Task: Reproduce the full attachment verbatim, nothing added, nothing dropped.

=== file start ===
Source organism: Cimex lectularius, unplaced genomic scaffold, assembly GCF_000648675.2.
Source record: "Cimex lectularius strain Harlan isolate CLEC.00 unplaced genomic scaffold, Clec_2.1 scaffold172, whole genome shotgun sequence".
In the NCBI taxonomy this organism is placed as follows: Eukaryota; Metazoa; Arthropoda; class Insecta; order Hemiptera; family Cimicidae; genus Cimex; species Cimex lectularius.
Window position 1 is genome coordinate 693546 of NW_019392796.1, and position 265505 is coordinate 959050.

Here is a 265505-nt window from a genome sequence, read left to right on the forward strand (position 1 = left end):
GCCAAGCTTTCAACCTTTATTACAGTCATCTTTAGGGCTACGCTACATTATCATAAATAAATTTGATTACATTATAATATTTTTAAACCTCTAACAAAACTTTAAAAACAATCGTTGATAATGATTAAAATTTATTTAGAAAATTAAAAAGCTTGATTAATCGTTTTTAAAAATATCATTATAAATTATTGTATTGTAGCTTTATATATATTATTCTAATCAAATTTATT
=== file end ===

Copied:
Source organism: Cimex lectularius, unplaced genomic scaffold, assembly GCF_000648675.2.
Source record: "Cimex lectularius strain Harlan isolate CLEC.00 unplaced genomic scaffold, Clec_2.1 scaffold172, whole genome shotgun sequence".
In the NCBI taxonomy this organism is placed as follows: Eukaryota; Metazoa; Arthropoda; class Insecta; order Hemiptera; family Cimicidae; genus Cimex; species Cimex lectularius.
Window position 1 is genome coordinate 693546 of NW_019392796.1, and position 265505 is coordinate 959050.

Here is a 265505-nt window from a genome sequence, read left to right on the forward strand (position 1 = left end):
GCCAAGCTTTCAACCTTTATTACAGTCATCTTTAGGGCTACGCTACATTATCATAAATAAATTTGATTACATTATAATATTTTTAAACCTCTAACAAAACTTTAAAAACAATCGTTGATAATGATTAAAATTTATTTAGAAAATTAAAAAGCTTGATTAATCGTTTTTAAAAATATCATTATAAATTATTGTATTGTAGCTTTATATATATTATTCTAATCAAATTTATT